Project description:Related RNA polymerases (RNAPs) carry out cellular gene transcription in all three kingdoms of life. The universal conservation of the transcription machinery extends to a single RNAP-associated factor, Spt5 (or NusG in bacteria), which renders RNAP processive and may have arisen early to permit evolution of long genes. Spt5 associates with Spt4 to form the Spt4/5 heterodimer. Here, we present the crystal structure of archaeal Spt4/5 bound to the RNAP clamp domain, which forms one side of the RNAP active centre cleft. The structure revealed a conserved Spt5-RNAP interface and enabled modelling of complexes of Spt4/5 counterparts with RNAPs from all kingdoms of life, and of the complete yeast RNAP II elongation complex with bound Spt4/5. The N-terminal NGN domain of Spt5/NusG closes the RNAP active centre cleft to lock nucleic acids and render the elongation complex stable and processive. The C-terminal KOW1 domain is mobile, but its location is restricted to a region between the RNAP clamp and wall above the RNA exit tunnel, where it may interact with RNA and/or other factors.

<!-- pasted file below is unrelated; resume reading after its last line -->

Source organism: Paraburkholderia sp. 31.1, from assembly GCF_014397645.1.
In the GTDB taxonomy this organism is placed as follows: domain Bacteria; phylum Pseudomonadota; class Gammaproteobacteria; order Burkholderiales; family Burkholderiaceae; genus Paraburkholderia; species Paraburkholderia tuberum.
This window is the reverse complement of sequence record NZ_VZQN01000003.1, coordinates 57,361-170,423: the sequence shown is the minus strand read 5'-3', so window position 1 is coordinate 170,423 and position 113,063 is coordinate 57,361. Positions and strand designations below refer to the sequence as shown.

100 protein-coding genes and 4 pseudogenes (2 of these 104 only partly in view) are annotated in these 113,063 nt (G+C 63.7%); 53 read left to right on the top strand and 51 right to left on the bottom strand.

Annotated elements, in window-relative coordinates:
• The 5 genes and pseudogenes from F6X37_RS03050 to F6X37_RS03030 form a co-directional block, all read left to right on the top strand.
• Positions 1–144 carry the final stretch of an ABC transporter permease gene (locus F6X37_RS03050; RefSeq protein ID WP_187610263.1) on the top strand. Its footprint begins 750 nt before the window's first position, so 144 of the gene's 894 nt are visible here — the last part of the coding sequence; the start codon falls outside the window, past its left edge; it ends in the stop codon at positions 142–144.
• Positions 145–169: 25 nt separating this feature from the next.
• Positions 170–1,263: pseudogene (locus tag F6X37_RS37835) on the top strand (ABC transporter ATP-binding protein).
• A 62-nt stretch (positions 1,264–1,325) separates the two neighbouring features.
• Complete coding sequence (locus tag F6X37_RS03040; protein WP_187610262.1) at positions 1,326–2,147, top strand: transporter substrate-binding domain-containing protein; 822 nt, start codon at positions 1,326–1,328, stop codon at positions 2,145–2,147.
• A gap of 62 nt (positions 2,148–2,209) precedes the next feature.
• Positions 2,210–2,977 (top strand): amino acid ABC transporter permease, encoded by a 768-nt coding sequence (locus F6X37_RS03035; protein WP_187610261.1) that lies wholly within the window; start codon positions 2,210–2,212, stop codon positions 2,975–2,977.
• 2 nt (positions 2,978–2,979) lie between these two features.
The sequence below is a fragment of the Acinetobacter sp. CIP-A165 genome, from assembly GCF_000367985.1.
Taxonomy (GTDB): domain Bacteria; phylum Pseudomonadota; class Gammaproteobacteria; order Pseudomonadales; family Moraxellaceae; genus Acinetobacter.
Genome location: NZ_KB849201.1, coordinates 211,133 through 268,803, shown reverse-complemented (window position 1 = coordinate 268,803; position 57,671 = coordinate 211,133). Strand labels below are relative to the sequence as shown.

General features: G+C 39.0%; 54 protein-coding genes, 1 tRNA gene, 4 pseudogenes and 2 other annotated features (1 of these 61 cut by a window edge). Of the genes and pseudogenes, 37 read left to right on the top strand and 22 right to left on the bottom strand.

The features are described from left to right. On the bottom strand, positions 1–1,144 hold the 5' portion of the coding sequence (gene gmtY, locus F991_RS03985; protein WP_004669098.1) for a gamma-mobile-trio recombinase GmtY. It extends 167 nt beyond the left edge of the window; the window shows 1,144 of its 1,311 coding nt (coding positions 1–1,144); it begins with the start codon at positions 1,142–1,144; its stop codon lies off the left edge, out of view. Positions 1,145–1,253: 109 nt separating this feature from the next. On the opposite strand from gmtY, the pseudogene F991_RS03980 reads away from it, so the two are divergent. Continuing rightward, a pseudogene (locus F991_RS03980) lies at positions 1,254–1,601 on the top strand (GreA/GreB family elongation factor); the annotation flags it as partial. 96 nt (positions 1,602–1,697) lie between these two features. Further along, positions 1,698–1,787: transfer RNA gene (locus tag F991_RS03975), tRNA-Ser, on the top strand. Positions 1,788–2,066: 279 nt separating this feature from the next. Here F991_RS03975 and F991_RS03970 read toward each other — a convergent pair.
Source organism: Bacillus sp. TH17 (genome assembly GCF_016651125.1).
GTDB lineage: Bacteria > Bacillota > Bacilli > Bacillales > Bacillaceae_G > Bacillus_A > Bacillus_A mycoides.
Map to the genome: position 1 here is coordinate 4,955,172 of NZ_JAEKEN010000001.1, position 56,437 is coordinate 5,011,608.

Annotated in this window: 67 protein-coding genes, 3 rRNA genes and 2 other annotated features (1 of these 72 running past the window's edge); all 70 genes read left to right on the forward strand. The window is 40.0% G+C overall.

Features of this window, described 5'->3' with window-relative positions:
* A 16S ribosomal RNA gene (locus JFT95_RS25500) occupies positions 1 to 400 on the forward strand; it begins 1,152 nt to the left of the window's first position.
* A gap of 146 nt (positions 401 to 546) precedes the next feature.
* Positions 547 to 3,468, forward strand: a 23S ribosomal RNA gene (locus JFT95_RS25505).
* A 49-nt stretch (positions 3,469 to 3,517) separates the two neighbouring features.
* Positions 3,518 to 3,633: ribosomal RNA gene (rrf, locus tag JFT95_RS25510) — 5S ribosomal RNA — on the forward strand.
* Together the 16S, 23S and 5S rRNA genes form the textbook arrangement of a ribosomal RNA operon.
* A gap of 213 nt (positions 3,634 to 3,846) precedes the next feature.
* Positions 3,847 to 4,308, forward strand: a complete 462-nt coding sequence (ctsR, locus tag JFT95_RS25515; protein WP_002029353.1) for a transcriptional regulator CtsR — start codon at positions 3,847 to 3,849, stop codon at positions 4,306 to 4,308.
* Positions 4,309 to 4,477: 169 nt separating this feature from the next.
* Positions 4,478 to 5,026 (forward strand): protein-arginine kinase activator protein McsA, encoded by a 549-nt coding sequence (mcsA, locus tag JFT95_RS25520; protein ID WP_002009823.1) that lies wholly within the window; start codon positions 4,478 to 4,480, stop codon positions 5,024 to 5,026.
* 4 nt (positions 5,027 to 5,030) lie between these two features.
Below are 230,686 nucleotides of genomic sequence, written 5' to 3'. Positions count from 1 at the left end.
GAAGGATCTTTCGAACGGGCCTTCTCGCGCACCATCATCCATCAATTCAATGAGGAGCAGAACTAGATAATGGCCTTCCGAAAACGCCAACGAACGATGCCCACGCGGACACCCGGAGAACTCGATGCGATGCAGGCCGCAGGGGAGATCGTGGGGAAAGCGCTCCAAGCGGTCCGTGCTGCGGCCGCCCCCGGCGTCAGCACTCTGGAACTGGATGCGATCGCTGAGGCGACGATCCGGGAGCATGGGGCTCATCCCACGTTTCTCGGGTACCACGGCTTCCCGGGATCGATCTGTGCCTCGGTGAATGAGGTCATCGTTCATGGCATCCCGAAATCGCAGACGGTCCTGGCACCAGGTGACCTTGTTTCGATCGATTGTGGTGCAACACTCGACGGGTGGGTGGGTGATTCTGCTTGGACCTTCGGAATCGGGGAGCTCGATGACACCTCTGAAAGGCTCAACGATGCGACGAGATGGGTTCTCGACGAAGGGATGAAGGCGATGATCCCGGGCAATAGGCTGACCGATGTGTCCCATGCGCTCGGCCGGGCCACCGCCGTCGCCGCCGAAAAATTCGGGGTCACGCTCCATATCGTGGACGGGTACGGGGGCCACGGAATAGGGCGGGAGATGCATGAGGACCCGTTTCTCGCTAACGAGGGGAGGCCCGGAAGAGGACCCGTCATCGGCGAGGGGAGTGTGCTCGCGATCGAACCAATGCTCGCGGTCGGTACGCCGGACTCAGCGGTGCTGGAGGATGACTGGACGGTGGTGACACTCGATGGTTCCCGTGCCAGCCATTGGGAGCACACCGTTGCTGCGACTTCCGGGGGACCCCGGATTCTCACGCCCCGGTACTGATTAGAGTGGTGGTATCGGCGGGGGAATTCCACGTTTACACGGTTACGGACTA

Project description:In all domains of life, elongating RNA polymerases require the assistance of accessory factors to maintain their processivity and regulate their rate. Among these elongation factors, the Spt5/NusG factors stand out. Members of this protein family appear to be the only transcription accessory proteins that are universally conserved across all domains of life. In archaea and eukaryotes, Spt5 associates with a second protein, Spt4. In addition to regulating elongation, the eukaryotic Spt4-Spt5 complex appears to couple chromatin modification states and RNA processing to transcription elongation. This review discusses the experimental bases for our current understanding of Spt4-Spt5 function and recent studies that are beginning to elucidate the structure of Spt4-Spt5/RNA polymerase complexes and mechanism of Spt4-Spt5 action. This article is part of a Special Issue entitled: RNA polymerase II Transcript Elongation.